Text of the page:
We sometimes hear old folks speak of their past as “the good old days.” I imagine that for them, that might possibly be true, at least at the moment. I, like many people, can look back to my early years and choose to remember only those times when life was quite good. At seventeen, flying low on the road at 120 miles per hour in the family car with reckless abandon, not considering I was driving on “may pops,” I was using the entire road because the car tended to go airborne. I was not satisfied with risking my own life, but had my two younger brothers and classmates in the car as well. I could tell many stories of my youth, of the risky and self-centered behavior typical of a young man testing his environment’s limits. The fact that I can still tell those stories attests to the fact that I did not exceed the limits of the unforgiving universe and survived to adulthood.
Those were my “good old days.” But wait. If I probe further, at that age, I was troubled with being painfully shy, afraid of going to hell for sins I had committed regularly, and full of confusion about life in general. Not to mention that the Russians might have dropped an atomic bomb on the nearby military base and sent us to hell early.
So the “good old days,” if I really analyze any period of my life, were a mixed bag of the good, the bad, and the ugly. As I reflect, I truly believe that my personal life to the present has always, on balance, tipped the scales in favor of the good times. For me, this is due to my increasing knowledge of my fellow man and my own successful spiritual journey. That has far outweighed the decline of my physical body and its capabilities.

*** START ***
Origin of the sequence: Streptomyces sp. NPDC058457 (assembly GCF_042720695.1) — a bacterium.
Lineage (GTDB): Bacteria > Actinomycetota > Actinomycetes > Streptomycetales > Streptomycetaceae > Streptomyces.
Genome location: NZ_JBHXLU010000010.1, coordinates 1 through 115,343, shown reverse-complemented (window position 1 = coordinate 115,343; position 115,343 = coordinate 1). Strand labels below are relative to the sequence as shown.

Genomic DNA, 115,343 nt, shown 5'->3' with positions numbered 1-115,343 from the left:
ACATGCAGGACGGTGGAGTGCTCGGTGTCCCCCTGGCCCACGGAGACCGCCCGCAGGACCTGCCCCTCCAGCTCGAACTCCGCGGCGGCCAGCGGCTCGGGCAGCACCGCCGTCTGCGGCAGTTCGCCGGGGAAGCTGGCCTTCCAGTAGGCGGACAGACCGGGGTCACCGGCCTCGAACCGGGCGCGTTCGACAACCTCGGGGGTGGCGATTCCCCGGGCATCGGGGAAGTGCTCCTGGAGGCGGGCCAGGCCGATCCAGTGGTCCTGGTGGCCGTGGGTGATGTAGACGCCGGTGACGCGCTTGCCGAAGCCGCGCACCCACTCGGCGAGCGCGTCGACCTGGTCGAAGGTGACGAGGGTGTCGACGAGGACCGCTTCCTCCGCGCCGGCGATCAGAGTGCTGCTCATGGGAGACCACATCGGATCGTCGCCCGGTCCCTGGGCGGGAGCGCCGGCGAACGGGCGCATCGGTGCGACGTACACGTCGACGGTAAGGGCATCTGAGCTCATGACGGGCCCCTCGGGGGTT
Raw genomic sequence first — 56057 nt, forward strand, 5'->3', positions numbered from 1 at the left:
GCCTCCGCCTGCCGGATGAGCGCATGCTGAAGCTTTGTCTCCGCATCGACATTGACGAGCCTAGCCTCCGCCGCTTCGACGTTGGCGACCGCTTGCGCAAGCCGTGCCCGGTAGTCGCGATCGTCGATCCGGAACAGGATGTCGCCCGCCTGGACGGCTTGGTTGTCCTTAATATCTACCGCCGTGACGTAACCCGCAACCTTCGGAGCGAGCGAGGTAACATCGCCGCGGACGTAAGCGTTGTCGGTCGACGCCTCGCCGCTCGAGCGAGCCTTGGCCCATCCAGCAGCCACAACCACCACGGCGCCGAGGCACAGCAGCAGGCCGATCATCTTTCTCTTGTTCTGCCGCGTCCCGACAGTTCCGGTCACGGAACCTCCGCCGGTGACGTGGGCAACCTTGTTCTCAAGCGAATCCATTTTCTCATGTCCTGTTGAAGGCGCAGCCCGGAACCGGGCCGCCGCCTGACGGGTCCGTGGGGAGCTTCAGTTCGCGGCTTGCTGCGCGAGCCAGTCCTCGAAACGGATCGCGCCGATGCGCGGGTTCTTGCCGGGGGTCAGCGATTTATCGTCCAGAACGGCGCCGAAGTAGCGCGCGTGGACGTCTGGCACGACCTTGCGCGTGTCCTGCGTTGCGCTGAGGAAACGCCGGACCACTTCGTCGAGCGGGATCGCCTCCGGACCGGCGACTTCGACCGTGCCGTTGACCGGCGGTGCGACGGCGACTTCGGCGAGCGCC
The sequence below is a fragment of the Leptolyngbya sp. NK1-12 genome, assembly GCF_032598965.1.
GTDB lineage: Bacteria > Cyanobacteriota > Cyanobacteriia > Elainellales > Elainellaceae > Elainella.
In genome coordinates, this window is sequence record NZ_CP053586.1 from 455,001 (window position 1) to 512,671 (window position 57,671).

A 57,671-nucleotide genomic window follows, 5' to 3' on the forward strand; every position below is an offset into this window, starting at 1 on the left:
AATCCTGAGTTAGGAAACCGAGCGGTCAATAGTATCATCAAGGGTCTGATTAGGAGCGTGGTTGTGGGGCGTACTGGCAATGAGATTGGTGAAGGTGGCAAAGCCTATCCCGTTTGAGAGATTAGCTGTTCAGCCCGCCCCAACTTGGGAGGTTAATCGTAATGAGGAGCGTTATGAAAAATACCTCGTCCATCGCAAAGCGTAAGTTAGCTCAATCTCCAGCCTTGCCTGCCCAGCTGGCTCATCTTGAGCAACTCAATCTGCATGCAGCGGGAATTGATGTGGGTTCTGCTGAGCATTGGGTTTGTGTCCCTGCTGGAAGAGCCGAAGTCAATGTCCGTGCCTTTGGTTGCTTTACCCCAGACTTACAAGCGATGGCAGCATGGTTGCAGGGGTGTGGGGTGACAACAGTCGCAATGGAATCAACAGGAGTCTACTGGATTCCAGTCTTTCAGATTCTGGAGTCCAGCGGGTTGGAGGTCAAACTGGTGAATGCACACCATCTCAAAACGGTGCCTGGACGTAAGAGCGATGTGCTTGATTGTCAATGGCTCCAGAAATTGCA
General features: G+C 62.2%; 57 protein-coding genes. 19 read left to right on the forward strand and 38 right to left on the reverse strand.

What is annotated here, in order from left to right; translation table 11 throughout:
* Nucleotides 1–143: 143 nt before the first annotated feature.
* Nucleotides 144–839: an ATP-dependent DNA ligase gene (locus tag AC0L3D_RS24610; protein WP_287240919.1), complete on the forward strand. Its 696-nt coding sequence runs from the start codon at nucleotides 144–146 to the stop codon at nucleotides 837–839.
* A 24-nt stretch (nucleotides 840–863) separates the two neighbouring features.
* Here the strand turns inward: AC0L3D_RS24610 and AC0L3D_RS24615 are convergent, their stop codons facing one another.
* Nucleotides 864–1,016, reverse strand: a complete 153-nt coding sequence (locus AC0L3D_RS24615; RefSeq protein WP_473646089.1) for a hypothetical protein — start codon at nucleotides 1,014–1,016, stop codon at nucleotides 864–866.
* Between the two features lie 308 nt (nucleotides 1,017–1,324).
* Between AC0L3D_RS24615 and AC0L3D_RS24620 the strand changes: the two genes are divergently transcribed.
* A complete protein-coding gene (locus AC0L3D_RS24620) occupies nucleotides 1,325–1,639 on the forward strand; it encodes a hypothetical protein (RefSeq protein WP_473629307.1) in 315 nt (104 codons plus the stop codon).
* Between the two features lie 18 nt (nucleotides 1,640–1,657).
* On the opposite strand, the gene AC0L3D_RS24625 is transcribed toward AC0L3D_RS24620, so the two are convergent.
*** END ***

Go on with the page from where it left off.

Unfortunately, the road of life is not as kind to many. When some reflect on the good old days, they may be looking at a past that was kind to them at first. Their journey may have started with a fair balance, but at some point became one tragic event after another right into the present. Like many dramas on TV, where the action is non-stop, one bad thing after another happens to the hero until the end. In real life, that much tragedy usually doesn’t end well.
Unlike the old men sitting on a bench reminiscing about their youth, each person has their own story. Each is unique and may contain an existence of almost complete despair, of growth and harmonic triumph, or of anything in between. This is the human condition, with all its misfortunes and successes.
As a young man, my life revolved around my own selfish desires and angst, with my small world being home, school, and community. I had little thought about the world at large. As my life’s journey broadened, my awareness of cultures and conditions on the rest of the planet became much wider, and my concern for my own state of being became less.
I am fortunate to have lived a life that has given me good times at every stage. I do have a personal hell on earth though. That is an awareness of the pain, misery, and desolation of that portion of the human race that is born into hopelessness, devoid of any escape from terrible conditions. It is a sorrow and anger that is ever present in a corner of my soul.